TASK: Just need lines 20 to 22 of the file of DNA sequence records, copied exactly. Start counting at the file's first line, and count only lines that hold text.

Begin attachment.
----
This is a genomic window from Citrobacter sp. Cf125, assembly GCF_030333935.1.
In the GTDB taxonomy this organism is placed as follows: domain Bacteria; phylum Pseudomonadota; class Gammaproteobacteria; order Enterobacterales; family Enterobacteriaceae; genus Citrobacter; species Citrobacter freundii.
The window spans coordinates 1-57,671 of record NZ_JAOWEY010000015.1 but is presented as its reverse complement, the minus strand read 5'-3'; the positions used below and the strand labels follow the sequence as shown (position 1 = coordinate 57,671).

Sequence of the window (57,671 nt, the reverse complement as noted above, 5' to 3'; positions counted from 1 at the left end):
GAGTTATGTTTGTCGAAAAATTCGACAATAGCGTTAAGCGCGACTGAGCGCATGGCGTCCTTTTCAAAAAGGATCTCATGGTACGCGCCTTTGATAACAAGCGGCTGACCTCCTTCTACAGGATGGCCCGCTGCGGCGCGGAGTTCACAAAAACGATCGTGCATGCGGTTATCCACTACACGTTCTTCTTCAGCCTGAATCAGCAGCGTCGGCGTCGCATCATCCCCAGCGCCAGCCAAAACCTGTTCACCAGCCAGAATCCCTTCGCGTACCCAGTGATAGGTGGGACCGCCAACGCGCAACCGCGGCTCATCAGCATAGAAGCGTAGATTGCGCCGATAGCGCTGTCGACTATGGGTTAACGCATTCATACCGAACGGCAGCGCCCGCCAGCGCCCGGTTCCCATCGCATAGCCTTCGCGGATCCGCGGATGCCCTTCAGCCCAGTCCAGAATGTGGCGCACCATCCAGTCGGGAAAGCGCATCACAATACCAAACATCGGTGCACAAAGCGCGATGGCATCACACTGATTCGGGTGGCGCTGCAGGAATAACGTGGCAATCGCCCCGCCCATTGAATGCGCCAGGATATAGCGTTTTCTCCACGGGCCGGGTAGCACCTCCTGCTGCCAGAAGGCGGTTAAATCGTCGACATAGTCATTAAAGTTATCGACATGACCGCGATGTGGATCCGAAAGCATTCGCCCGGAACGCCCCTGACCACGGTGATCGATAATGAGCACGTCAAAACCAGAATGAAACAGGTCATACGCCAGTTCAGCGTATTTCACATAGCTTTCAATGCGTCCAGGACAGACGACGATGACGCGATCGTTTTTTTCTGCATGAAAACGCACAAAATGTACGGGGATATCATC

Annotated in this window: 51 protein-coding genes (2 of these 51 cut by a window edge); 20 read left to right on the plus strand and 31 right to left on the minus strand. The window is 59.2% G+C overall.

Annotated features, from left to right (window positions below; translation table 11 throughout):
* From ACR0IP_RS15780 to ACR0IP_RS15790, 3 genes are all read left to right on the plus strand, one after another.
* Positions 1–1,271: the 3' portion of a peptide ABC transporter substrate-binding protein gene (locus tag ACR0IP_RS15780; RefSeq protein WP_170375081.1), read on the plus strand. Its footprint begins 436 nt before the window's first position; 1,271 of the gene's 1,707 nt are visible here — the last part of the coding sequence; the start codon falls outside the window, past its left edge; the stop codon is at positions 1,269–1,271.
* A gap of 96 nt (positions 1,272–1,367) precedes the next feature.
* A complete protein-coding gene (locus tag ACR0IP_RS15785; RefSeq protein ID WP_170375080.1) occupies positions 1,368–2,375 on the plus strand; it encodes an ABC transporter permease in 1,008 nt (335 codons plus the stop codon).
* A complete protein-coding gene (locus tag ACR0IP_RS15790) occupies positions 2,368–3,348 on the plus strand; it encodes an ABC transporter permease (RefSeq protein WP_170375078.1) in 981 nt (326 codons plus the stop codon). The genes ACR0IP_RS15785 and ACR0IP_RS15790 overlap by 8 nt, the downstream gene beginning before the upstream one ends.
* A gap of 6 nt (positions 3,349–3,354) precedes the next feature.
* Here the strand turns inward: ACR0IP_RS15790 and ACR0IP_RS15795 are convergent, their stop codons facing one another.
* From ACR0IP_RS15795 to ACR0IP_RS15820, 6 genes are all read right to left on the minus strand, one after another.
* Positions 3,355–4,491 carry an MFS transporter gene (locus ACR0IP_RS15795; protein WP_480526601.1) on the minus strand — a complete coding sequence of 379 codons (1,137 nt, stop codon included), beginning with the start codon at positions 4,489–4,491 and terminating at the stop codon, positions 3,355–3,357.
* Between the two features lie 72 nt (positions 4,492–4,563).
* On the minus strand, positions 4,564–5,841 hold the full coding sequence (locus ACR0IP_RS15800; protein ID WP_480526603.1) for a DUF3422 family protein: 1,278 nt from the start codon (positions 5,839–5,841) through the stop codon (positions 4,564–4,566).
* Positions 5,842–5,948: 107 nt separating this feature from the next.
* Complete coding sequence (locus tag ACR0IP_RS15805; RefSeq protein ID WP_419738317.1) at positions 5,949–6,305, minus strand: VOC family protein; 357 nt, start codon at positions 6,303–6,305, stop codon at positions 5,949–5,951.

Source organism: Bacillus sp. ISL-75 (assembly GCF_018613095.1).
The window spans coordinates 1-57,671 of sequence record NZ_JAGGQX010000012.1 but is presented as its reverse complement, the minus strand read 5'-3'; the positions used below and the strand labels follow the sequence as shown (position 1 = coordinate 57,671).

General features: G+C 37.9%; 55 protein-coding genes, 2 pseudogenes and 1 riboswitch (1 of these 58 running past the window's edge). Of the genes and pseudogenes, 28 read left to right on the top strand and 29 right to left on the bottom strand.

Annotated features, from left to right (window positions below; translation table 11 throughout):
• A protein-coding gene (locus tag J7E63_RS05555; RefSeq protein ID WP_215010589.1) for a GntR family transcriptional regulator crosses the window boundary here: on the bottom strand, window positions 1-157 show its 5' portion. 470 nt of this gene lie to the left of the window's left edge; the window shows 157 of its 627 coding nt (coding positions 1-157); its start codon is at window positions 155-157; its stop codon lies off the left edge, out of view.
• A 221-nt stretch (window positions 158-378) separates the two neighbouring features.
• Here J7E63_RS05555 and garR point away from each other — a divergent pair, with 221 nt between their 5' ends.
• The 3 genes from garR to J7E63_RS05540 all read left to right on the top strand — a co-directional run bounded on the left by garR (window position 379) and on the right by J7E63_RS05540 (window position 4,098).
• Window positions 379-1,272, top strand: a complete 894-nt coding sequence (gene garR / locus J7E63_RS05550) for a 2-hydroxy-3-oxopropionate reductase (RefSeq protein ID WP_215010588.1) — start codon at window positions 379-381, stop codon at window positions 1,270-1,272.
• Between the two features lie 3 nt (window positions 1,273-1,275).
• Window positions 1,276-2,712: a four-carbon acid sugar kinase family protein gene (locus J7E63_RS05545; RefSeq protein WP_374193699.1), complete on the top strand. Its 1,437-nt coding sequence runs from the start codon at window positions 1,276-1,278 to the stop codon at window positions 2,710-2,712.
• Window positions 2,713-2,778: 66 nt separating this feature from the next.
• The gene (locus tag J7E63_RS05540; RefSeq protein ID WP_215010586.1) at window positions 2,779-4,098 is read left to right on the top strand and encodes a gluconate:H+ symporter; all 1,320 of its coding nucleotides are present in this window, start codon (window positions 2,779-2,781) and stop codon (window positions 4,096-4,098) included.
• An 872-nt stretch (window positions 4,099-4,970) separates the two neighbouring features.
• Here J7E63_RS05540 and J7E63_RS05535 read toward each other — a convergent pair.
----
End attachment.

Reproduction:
* Complete coding sequence (locus tag ACR0IP_RS15805; RefSeq protein ID WP_419738317.1) at positions 5,949–6,305, minus strand: VOC family protein; 357 nt, start codon at positions 6,303–6,305, stop codon at positions 5,949–5,951.

Source organism: Bacillus sp. ISL-75 (assembly GCF_018613095.1).
The window spans coordinates 1-57,671 of sequence record NZ_JAGGQX010000012.1 but is presented as its reverse complement, the minus strand read 5'-3'; the positions used below and the strand labels follow the sequence as shown (position 1 = coordinate 57,671).